Punishment for torture?

If this goes through I will be very very happy:

A federal judge in Idaho has ruled that the United States, after the Sept. 11 terrorist attacks, wrongly imprisoned an American under a law designed to keep trial witnesses from fleeing and that since there was evidence that the government may have willfully misused the law against him, his case should go to trial.

Judge Edward J. Lodge, who was appointed by President George Bush, issued his rulings late on Thursday in the longstanding case of Abdullah al-Kidd, an American who was seized at an airport in 2003, imprisoned for 16 days, repeatedly strip-searched and left naked in his cell. The Justice Department had sought to have his trial request summarily dismissed and denied having misused the law in detaining him.

This is fairly typical of the game played then:

Magistrate Williams, who granted the Federal Bureau of Investigation the warrant to arrest Mr. Kidd while he was at Dulles Airport outside Washington on his way to Saudi Arabia in 2003, also said that the information given to him to justify the arrest was misleading. He was told that Mr. Kidd had a first-class one-way ticket and had received more than $20,000 from Mr. Hussayen. In fact, Mr. Kidd had an economy-class round-trip ticket, and the payment was salary for work he had done for Mr. Hussayen’s company.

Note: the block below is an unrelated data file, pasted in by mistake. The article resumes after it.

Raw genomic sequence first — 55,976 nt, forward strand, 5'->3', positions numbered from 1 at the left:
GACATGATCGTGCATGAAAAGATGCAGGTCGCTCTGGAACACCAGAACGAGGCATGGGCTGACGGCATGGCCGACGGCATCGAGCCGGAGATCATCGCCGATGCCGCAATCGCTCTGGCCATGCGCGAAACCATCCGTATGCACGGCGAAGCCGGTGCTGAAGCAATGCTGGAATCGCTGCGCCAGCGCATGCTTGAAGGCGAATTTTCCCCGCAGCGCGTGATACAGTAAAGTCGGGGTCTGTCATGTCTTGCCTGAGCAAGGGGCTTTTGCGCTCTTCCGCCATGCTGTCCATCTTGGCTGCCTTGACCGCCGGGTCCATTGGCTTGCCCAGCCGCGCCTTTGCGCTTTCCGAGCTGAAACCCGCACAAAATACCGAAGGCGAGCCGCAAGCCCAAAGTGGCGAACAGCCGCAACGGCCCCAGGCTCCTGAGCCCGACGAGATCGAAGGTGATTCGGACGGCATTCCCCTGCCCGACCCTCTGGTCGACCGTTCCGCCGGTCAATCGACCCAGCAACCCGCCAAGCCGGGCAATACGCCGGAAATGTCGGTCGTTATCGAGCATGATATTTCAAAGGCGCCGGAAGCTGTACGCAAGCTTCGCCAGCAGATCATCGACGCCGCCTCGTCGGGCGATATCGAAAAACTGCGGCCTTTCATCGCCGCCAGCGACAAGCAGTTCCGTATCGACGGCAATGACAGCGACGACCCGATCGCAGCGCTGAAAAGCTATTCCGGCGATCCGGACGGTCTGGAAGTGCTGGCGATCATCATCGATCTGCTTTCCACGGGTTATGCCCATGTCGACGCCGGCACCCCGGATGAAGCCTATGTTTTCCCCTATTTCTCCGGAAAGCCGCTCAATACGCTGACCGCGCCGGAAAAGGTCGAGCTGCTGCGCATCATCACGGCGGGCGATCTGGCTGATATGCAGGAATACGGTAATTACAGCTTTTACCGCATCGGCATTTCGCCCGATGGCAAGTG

In addition, the F.B.I. agent failed to mention that Mr. Kidd was a citizen, born and raised here, that his wife and son and many family members were in the United States and that he had never failed to cooperate with the F.B.I. Mr. Kidd was on his way to Saudi Arabia to work on his doctorate in Islamic studies, not to escape trial testimony.

There’s more here:

In a pending civil lawsuit, Osama Awadallah, a college student in San Diego, says he was badly mistreated while held as a material witness in New York. He has since been charged with perjury, which he denies.

In court papers, Mr. Awadallah described handcuffs so tight that his hands bled, a cell so cold his body turned blue, a series of humiliating strip searches and extreme hunger for lack of food that his faith allowed him to eat. He was, his lawsuit says, beaten by guards at the New York Metropolitan Correctional Center.

And, as with other techniques of the time, it might have been counterproductive:

Mr. Hamud said the use of material witness law has discouraged people from sharing information with the authorities. At least two men who approached the police with information were then detained as material witnesses.

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